The Catholic Archbishop of Sydney, John Bede Polding, spoke with obvious optimism on this day 150 years ago, as he led the ceremony of laying the foundation stone for St Mary’s Cathedral.
Just three years earlier, the beautiful Catholic church on the same site in College St had been devoured by flames, casting its congregation into despair as embers lit up the night sky and were blown towards Woolloomooloo Bay.
But even before the embers were cold, Polding had been uplifted by the concern and support shown to the church, even by people of other religious denominations.
So, shortly after 10am on December 8, 1868, Polding and various bishops as well as lesser clergy were joined by “a very large concourse of spectators” for a special service in which the Cathedral choir featured and Reverend Padre Barsanti gave the sermon.
The Archbishop sprinkled the foundation stone with water and blessed it. Using a ceremonial trowel with a Latin inscription, he marked its corners with the sign of the cross.
“After the night of our misfortune, the bright day has dawned upon us,” Polding told the congregation.
“Men are already beginning to wonder what the fuss of anger and suspicious hate has all been about, and very obviously the outcrop of poisonous plants which threatened to mar our 30 years’ harvest of brotherly harmony and goodwill has begun to wither away.”
Polding was no doubt referring to the discrimination his church’s followers had suffered in Australia ever since the colony’s first Catholics landed with the First Fleet.
Polding added that he hoped to attend the Ecumenical Council in Rome the following year and tell them about Sydney’s new cathedral.
“I should dearly love to boast a little about you at Rome and to hear them say, ‘what a fortunate Archbishop that is!’” Polding said, as reported by the Illustrated Sydney News.
“(They will say) ‘He comes one year with a sad history of a cathedral destroyed and then almost the next he comes with the picture of a tenfold more magnificent one already built’ — for well begun, you know, my friends, is half done. May God bless you.” Sadly for Sydney’s Catholics, the way ahead was not without more disaster. The year after the laying of the foundation stone for St Mary’s, the temporary wooden “pro-Cathedral” that had been built on the site also burnt down, the fire engulfing almost all the few treasures that had been salvaged from the first fire in 1865. Polding’s anguish at this new setback was terrible. “I am completely bereaved, stript of all except two mitres and the stole the Pope gave me. I begin to consider myself a Jonah to be flung into the sea for the wellbeing of others,” Polding wrote to his fellow Benedictine, Henry Gregory. Perhaps Polding had heard rumours about the cause of the pro-Cathedral fire. As the Riverine Herald reported: “The origin of the fire is at present unknown, but on account of certain circumstances, there is a suspicion the fire is not altogether accidental.” All stumbling blocks aside, St Mary’s Cathedral was indeed built. Today the Gothic Revival-style cathedral is the mother cathedral for Catholics all over Australia. Archbishop Polding’s remains are interred inside the cathedral, along with those of other former archbishops.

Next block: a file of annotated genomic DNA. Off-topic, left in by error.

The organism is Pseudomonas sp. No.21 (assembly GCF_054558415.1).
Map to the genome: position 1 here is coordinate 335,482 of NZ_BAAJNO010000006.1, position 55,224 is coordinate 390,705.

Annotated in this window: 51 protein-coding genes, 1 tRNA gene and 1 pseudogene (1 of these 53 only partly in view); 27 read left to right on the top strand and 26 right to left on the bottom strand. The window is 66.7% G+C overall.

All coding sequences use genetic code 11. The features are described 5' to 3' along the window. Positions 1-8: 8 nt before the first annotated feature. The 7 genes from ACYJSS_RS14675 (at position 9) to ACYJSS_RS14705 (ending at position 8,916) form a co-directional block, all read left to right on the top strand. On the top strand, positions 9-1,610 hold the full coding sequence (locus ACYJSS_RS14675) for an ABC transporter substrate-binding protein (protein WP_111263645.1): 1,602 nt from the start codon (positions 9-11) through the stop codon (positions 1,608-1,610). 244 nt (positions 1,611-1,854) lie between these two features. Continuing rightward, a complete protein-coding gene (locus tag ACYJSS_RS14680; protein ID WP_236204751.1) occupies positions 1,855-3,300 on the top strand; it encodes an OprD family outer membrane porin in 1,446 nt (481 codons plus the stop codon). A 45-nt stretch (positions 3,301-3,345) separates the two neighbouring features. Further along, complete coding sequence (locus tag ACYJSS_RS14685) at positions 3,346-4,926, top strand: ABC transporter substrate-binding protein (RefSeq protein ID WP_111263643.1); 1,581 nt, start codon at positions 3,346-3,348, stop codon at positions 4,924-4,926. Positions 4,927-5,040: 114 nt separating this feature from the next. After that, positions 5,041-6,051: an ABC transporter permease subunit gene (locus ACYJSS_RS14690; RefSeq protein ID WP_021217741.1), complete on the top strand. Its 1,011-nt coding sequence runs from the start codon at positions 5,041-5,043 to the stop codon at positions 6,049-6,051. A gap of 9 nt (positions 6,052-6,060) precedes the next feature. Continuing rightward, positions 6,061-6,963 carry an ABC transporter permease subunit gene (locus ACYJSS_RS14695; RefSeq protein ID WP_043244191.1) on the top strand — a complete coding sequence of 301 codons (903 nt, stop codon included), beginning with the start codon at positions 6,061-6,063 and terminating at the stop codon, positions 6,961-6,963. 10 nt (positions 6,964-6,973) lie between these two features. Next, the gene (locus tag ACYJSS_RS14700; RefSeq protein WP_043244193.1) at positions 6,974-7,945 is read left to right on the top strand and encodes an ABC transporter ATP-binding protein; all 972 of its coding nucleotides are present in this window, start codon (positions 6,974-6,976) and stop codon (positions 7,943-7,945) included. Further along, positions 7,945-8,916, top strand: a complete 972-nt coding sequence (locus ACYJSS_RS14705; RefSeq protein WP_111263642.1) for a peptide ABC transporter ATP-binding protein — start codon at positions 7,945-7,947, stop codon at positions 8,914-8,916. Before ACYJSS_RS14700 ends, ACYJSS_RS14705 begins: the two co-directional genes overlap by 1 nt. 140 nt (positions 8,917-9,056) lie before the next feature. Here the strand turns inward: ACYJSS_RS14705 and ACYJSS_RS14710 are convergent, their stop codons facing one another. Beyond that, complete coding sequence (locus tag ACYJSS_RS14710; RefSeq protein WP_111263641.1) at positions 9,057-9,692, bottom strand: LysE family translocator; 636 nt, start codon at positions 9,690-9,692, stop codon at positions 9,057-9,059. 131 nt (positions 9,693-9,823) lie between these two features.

The history of St Mary’s begins in 1820 when Governor Macquarie, on the petition of pioneering priest Father John Joseph Therry, gave land for the creation of a church. The land was close to the convict barracks and a barren brickworks. It might be a beautiful location now, but in 1820 it wasn’t up to much.
In 1821 Macquarie laid a foundation stone for the church and it was blessed by Father Therry before a large crowd.
The church was completed two years later.
In 1842, Polding was installed as first Archbishop of Sydney and St Mary’s Chapel was elevated to the status of a cathedral.
But on June 29, 1865, a night fire destroyed the cathedral, leaving only the Augustus Pugin-designed facade and bell tower, and part of the northeast transept.
One journalist reported that the flames sounded like crashing waves. Polding engaged a brilliant English architect called William Wardell to design the new cathedral. A former Anglican turned Catholic, Wardell had arrived in Australia from England in 1858. Polding told Wardell to design “any plan, any style, anything that is beautiful and grand. I leave all to you and your own inspiration”. In 1882, although the cathedral was unfinished, the first section was opened and consecrated. Stained glass windows made in Birmingham were installed in the late 1880s, and in 1900 the cathedral was officially opened by Cardinal Patrick Francis Moran. When he consecrated St Mary’s five years later, Cardinal Moran described it as a gift from the poor, since they had donated most of the money to construct it. In 1928, just in time for James Scullin to become Australia’s first Catholic Prime Minister the following year, the cathedral was virtually complete. In 1970 Pope Paul VI became the first Pope to celebrate mass in St Mary’s, and in 1986 a new peal of bells was consecrated. St Mary’s finally received its two beautiful spires in time for the 2000 Sydney Olympics. At noon today, Archbishop Anthony Fisher OP will celebrate a special Mass to mark the sesquicentenary of the cathedral. A copy of this article will be among contents of a time capsule to be buried outside the cathedral after Mass.
St Mary’s Cathedral today, and (below right) Archbishop John Bede Polding.
The old St Mary’s cathedral burning to the ground in 1865.
The Cathedral in 1928.